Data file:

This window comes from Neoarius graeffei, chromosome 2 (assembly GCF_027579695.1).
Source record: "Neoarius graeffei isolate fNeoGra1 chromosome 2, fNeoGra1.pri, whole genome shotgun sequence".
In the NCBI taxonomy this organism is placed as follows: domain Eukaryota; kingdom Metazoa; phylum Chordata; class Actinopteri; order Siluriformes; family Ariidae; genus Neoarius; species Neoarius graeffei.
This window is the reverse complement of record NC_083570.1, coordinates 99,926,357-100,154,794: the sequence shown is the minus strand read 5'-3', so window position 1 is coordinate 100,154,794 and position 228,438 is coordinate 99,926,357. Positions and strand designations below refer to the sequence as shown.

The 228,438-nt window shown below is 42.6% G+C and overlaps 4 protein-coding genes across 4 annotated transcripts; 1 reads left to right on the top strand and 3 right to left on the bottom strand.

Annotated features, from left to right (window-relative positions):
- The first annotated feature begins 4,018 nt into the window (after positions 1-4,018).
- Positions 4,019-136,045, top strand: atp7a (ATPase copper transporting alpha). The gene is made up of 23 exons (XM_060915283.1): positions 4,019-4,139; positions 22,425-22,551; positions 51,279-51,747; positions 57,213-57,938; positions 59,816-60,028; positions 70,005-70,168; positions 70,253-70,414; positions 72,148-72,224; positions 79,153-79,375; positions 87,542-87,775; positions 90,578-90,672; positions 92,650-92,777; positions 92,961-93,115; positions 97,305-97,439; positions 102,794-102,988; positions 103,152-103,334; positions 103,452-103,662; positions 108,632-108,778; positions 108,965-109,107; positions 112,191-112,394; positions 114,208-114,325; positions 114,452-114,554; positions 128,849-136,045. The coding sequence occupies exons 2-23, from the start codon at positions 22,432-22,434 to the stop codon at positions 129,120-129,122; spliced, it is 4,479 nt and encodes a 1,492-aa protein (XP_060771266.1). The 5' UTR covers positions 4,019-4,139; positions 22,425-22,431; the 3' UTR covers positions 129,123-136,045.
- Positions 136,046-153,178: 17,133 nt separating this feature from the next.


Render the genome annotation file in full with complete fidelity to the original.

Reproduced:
This window comes from Neoarius graeffei, chromosome 2 (assembly GCF_027579695.1).
Source record: "Neoarius graeffei isolate fNeoGra1 chromosome 2, fNeoGra1.pri, whole genome shotgun sequence".
In the NCBI taxonomy this organism is placed as follows: domain Eukaryota; kingdom Metazoa; phylum Chordata; class Actinopteri; order Siluriformes; family Ariidae; genus Neoarius; species Neoarius graeffei.
This window is the reverse complement of record NC_083570.1, coordinates 99,926,357-100,154,794: the sequence shown is the minus strand read 5'-3', so window position 1 is coordinate 100,154,794 and position 228,438 is coordinate 99,926,357. Positions and strand designations below refer to the sequence as shown.

The 228,438-nt window shown below is 42.6% G+C and overlaps 4 protein-coding genes across 4 annotated transcripts; 1 reads left to right on the top strand and 3 right to left on the bottom strand.

Annotated features, from left to right (window-relative positions):
- The first annotated feature begins 4,018 nt into the window (after positions 1-4,018).
- Positions 4,019-136,045, top strand: atp7a (ATPase copper transporting alpha). The gene is made up of 23 exons (XM_060915283.1): positions 4,019-4,139; positions 22,425-22,551; positions 51,279-51,747; positions 57,213-57,938; positions 59,816-60,028; positions 70,005-70,168; positions 70,253-70,414; positions 72,148-72,224; positions 79,153-79,375; positions 87,542-87,775; positions 90,578-90,672; positions 92,650-92,777; positions 92,961-93,115; positions 97,305-97,439; positions 102,794-102,988; positions 103,152-103,334; positions 103,452-103,662; positions 108,632-108,778; positions 108,965-109,107; positions 112,191-112,394; positions 114,208-114,325; positions 114,452-114,554; positions 128,849-136,045. The coding sequence occupies exons 2-23, from the start codon at positions 22,432-22,434 to the stop codon at positions 129,120-129,122; spliced, it is 4,479 nt and encodes a 1,492-aa protein (XP_060771266.1). The 5' UTR covers positions 4,019-4,139; positions 22,425-22,431; the 3' UTR covers positions 129,123-136,045.
- Positions 136,046-153,178: 17,133 nt separating this feature from the next.